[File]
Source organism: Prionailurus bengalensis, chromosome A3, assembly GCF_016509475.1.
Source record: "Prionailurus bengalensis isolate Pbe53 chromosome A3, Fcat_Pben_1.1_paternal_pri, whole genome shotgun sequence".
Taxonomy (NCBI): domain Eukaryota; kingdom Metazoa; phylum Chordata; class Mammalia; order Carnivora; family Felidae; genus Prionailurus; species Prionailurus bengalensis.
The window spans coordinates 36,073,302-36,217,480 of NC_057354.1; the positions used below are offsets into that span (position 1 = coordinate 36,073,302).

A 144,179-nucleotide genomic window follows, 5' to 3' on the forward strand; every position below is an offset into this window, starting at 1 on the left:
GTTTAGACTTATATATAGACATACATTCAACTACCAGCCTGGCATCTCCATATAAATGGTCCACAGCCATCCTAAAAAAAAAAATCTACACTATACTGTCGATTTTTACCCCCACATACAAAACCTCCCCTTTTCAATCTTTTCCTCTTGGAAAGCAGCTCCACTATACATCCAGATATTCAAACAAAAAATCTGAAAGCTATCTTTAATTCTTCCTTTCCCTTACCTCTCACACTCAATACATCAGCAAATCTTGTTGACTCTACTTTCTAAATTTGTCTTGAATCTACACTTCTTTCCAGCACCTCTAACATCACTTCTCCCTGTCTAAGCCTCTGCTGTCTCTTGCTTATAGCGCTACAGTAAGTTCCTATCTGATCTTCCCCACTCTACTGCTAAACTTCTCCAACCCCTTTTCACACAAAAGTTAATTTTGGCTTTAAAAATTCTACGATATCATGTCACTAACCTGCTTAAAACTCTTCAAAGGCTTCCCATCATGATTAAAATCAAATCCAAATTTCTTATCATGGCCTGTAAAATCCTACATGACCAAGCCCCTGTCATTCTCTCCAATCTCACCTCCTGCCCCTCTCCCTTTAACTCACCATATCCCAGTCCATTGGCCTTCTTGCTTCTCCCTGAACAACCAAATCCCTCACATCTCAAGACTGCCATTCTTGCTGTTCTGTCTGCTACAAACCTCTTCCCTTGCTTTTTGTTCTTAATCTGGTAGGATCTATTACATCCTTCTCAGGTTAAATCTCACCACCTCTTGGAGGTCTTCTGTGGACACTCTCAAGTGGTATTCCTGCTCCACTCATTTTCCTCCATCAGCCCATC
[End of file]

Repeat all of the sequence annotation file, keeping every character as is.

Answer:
Source organism: Prionailurus bengalensis, chromosome A3, assembly GCF_016509475.1.
Source record: "Prionailurus bengalensis isolate Pbe53 chromosome A3, Fcat_Pben_1.1_paternal_pri, whole genome shotgun sequence".
Taxonomy (NCBI): domain Eukaryota; kingdom Metazoa; phylum Chordata; class Mammalia; order Carnivora; family Felidae; genus Prionailurus; species Prionailurus bengalensis.
The window spans coordinates 36,073,302-36,217,480 of NC_057354.1; the positions used below are offsets into that span (position 1 = coordinate 36,073,302).

A 144,179-nucleotide genomic window follows, 5' to 3' on the forward strand; every position below is an offset into this window, starting at 1 on the left:
GTTTAGACTTATATATAGACATACATTCAACTACCAGCCTGGCATCTCCATATAAATGGTCCACAGCCATCCTAAAAAAAAAAATCTACACTATACTGTCGATTTTTACCCCCACATACAAAACCTCCCCTTTTCAATCTTTTCCTCTTGGAAAGCAGCTCCACTATACATCCAGATATTCAAACAAAAAATCTGAAAGCTATCTTTAATTCTTCCTTTCCCTTACCTCTCACACTCAATACATCAGCAAATCTTGTTGACTCTACTTTCTAAATTTGTCTTGAATCTACACTTCTTTCCAGCACCTCTAACATCACTTCTCCCTGTCTAAGCCTCTGCTGTCTCTTGCTTATAGCGCTACAGTAAGTTCCTATCTGATCTTCCCCACTCTACTGCTAAACTTCTCCAACCCCTTTTCACACAAAAGTTAATTTTGGCTTTAAAAATTCTACGATATCATGTCACTAACCTGCTTAAAACTCTTCAAAGGCTTCCCATCATGATTAAAATCAAATCCAAATTTCTTATCATGGCCTGTAAAATCCTACATGACCAAGCCCCTGTCATTCTCTCCAATCTCACCTCCTGCCCCTCTCCCTTTAACTCACCATATCCCAGTCCATTGGCCTTCTTGCTTCTCCCTGAACAACCAAATCCCTCACATCTCAAGACTGCCATTCTTGCTGTTCTGTCTGCTACAAACCTCTTCCCTTGCTTTTTGTTCTTAATCTGGTAGGATCTATTACATCCTTCTCAGGTTAAATCTCACCACCTCTTGGAGGTCTTCTGTGGACACTCTCAAGTGGTATTCCTGCTCCACTCATTTTCCTCCATCAGCCCATC